Founded in 1881, Bruichladdich is best known for their unapologetic and staunch reliance on traditional production methods. From traditional floor malting and direct-fired stills, the only thing that has changed at this cherished Scotland whisky distillery is the expansion of their ever-growing production.
Bruichladdich uses a variety of barely to create their distinctively unique whiskies on Islay. They’ve built a successful fan base around complex flavors that ripe with notes of vanilla, fruit and earthy peat.
Unlike the other great whisky distillaries on Islay, Bruichladdich doesn’t offer formal tasting flights. Rather, it’s more of an open bar concept where you can choose a pour of any bottle (including Botanist Gin).
But fret not. If you’d like to see how the magic happens, you can sign up for a warehouse tasting or guided whisky distillery tour. I don’t consider this one of the best distilleries on Islay for nothing, book a tour and see what all the fuss is about.
When it comes to the best whisky tours in Scotland’s Speyside region, Aberlour can’t be missed. This popular Scotland whisky distillery has been producing scotch since 1879. Using local ingredients alongside soft water sourced from Ben Rinnes (the nearby mountain).
This whisky is matured for a minimum of 12 years in Oloroso sherry butts and American Oak barrels, which results in a rewarding and rich range of single malts. Being fans of these drams, we opted for the Single Casks Explored tour and weren’t disappointed.
The tour focuses on the art of maturation and offers drams from four casks. The pours were generous, the host entertaining and the whisky top-notch. Nor hard to see why so many folks consider this one of the best whisky tastings in Scotland!
tarted by two brothers in 1815, Laphroaig is arguably the best distillery in Scotland for those that love smoky scotch. Most scotch drinkers are no strangers to Laphroaig. A household name for those that consider a proper pour akin to drinking in a campfire, my husband has been stocking this stuff for as long as I can remember.
This beloved whisky distillery in Scotland has a handful of great whisky tastings, you can’t go wrong with any of them. If you’re new to the whisky world, sign up for the intro “Experience Tour.”
You’ll get an opportunity to tour the historic malting floor and see the peat get fed to the fire. From there, you’ll watch the liquid gold cascade from copper kilns before getting the chance to try 3 whiskies.
Our favorite part about the Laphroaig Experience Tour was having an opportunity to scoop the malt in our hands. This comprehensive tour is a very hands-on experience where you get to watch the peat smoke infuse the grain before heading downstairs to see the peat get fed to the fire.
But seriously, those searching for the most memorable whisky tastings in Scotland can’t afford to miss the Water to Whisky Tour at Laphroaig.
Glenlivet Distillery (Speyside)
Founded in 1824, Glenlivet Distillery has been operating continuously for nearly 200 years (closing only during World War II). For American scotch enthusiasts, Gelnlivet is a household name, being the biggest selling single malt whisky in the US and all.
Their range consists of 14 whiskies so the best way to get acquainted with the various tasting profiles is to sign up for a tour. Glenlivet offers 4 different whisky tastings in Scotland. You can either embark on a tour of the facility, or simply skip to the tasting part.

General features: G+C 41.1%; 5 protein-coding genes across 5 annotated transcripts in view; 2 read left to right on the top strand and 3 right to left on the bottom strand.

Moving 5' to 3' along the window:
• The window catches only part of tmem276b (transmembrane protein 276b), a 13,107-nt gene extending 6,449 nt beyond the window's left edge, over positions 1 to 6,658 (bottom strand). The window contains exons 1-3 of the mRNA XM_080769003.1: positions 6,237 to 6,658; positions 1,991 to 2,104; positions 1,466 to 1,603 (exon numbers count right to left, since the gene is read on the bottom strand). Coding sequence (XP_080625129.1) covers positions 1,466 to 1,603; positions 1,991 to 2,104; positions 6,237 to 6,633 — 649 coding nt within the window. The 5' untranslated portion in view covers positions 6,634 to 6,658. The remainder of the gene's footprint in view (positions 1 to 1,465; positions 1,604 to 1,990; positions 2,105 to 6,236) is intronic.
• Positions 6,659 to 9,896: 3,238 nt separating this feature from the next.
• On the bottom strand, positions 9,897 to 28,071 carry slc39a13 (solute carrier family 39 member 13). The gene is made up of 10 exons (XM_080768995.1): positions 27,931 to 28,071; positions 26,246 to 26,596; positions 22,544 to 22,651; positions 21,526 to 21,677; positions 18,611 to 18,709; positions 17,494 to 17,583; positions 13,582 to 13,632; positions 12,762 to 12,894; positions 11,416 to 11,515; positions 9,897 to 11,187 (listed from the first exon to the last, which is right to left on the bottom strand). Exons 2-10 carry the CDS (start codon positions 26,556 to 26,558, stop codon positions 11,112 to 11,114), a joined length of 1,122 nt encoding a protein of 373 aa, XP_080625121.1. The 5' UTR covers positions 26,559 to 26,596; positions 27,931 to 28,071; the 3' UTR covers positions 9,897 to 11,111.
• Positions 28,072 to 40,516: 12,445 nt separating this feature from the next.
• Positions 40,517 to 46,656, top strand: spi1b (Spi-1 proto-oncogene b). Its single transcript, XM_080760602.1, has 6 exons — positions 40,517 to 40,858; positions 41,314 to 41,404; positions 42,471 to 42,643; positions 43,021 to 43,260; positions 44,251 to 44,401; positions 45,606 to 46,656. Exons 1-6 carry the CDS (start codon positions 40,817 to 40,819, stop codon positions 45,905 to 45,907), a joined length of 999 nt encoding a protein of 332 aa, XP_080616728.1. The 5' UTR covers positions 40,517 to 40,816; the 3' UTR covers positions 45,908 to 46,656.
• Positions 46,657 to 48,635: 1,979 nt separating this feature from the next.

We opted for the Single Cask tastings and got to sample four exclusive drams (we enjoyed our time immensely). Since we’re now getting more interested in whisky, we plan to sign up for the Archives Tasting next time around to sample some of the rarest drams on offer.
Fun Fact: Barley seeds from Glenlivet Distillery traveled aboard the Space X Rocket in May 2021 to the International Space Station to test extreme conditions of outer space. These seeds will be distilled into a single malt in due time.
Glen Scotia is considered one of the smallest single malt whisky distilleries in Scotland. Dating back to the 19th century, this distillery is keen on maintaining much of its original design (this includes the stillroom, fermenters and even the warehouse).
This beloved Scotch distillery in Scotland produces two types of whisky: peated and non-peated. The peated variety is made over a 6-week period every year, which means non-peated whiskies are most common.
Famous for producing some of the unique whisky in Scotland, Glen Scotia is known for a commitment to time-tested techniques, maritime roots, unity of cask finishes and the complex (yet harmonious) flavors.
Check out the lineup of the Scotch whisky tours on offer, I highly recommend the tasting at this distillery though. We did the cask tastings and consider it one of the best whisky tastings in Scotland, loved every second of our time! The guide had a killer sense of humor.
Glengoyne Distillery seems to be one of the favorite whisky distilleries in Scotland for many visitors. Located at the Highland Line (divides Highlands from Lowlands), just north of Glasgow, we signed up for the Master tour and found it to be excellent. We enjoyed the tour so much, we instantly ranked it as one of the 5 best whisky tours in Scotland.
This Scotch whisky distillery has been in continuous operation since its founding in 1833 (imagine!). This is one of the most unique whisky distilleries in Scotland because they produce Highland single malt whisky that’s matured in the Lowlands.
Glengoyne’s stills are in the Highlands while the casks remain across the road in the Lowlands. Laying claim to having Scotland’s slowest stills, this Scotch whisky distillery is all about letting time do its thing.
Glengoyne offers 6 impressive tours to choose from, check out the roundup on their website. As mentioned, we participated in the Malt Masters Experience and loved every second of it!
The Glenturret Distillery
Apart from making some of the best whisky in Scotland, Glenturret has another impressive claim to fame: producing single malt whisky since 1763, this is the oldest working distillery in Scotland.